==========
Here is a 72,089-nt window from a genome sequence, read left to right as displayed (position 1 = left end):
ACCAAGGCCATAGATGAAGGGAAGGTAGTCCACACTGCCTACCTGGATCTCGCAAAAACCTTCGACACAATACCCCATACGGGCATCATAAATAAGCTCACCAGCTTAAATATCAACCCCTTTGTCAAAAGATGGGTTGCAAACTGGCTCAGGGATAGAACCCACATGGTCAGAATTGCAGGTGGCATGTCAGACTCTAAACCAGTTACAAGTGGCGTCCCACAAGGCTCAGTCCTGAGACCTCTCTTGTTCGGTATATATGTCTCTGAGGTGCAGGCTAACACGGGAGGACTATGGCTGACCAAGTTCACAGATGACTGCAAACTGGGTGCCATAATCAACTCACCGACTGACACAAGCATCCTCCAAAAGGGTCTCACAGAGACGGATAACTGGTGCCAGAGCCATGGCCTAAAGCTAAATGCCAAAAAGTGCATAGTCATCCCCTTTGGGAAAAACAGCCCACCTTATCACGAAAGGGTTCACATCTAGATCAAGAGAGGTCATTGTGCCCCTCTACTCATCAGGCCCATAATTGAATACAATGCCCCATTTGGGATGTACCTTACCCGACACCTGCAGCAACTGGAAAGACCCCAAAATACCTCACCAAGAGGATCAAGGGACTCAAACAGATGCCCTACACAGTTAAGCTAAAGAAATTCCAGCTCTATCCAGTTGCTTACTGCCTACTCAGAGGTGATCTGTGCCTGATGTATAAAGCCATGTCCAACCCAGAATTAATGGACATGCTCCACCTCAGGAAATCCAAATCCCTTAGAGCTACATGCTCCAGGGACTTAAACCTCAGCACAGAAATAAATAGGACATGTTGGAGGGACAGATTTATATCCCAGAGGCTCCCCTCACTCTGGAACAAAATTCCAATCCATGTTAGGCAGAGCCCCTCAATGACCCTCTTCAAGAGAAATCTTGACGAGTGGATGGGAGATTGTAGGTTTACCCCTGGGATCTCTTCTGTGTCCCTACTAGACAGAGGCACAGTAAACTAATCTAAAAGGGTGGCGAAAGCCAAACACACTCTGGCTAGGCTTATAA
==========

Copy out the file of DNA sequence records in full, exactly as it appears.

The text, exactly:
Here is a 72,089-nt window from a genome sequence, read left to right as displayed (position 1 = left end):
ACCAAGGCCATAGATGAAGGGAAGGTAGTCCACACTGCCTACCTGGATCTCGCAAAAACCTTCGACACAATACCCCATACGGGCATCATAAATAAGCTCACCAGCTTAAATATCAACCCCTTTGTCAAAAGATGGGTTGCAAACTGGCTCAGGGATAGAACCCACATGGTCAGAATTGCAGGTGGCATGTCAGACTCTAAACCAGTTACAAGTGGCGTCCCACAAGGCTCAGTCCTGAGACCTCTCTTGTTCGGTATATATGTCTCTGAGGTGCAGGCTAACACGGGAGGACTATGGCTGACCAAGTTCACAGATGACTGCAAACTGGGTGCCATAATCAACTCACCGACTGACACAAGCATCCTCCAAAAGGGTCTCACAGAGACGGATAACTGGTGCCAGAGCCATGGCCTAAAGCTAAATGCCAAAAAGTGCATAGTCATCCCCTTTGGGAAAAACAGCCCACCTTATCACGAAAGGGTTCACATCTAGATCAAGAGAGGTCATTGTGCCCCTCTACTCATCAGGCCCATAATTGAATACAATGCCCCATTTGGGATGTACCTTACCCGACACCTGCAGCAACTGGAAAGACCCCAAAATACCTCACCAAGAGGATCAAGGGACTCAAACAGATGCCCTACACAGTTAAGCTAAAGAAATTCCAGCTCTATCCAGTTGCTTACTGCCTACTCAGAGGTGATCTGTGCCTGATGTATAAAGCCATGTCCAACCCAGAATTAATGGACATGCTCCACCTCAGGAAATCCAAATCCCTTAGAGCTACATGCTCCAGGGACTTAAACCTCAGCACAGAAATAAATAGGACATGTTGGAGGGACAGATTTATATCCCAGAGGCTCCCCTCACTCTGGAACAAAATTCCAATCCATGTTAGGCAGAGCCCCTCAATGACCCTCTTCAAGAGAAATCTTGACGAGTGGATGGGAGATTGTAGGTTTACCCCTGGGATCTCTTCTGTGTCCCTACTAGACAGAGGCACAGTAAACTAATCTAAAAGGGTGGCGAAAGCCAAACACACTCTGGCTAGGCTTATAA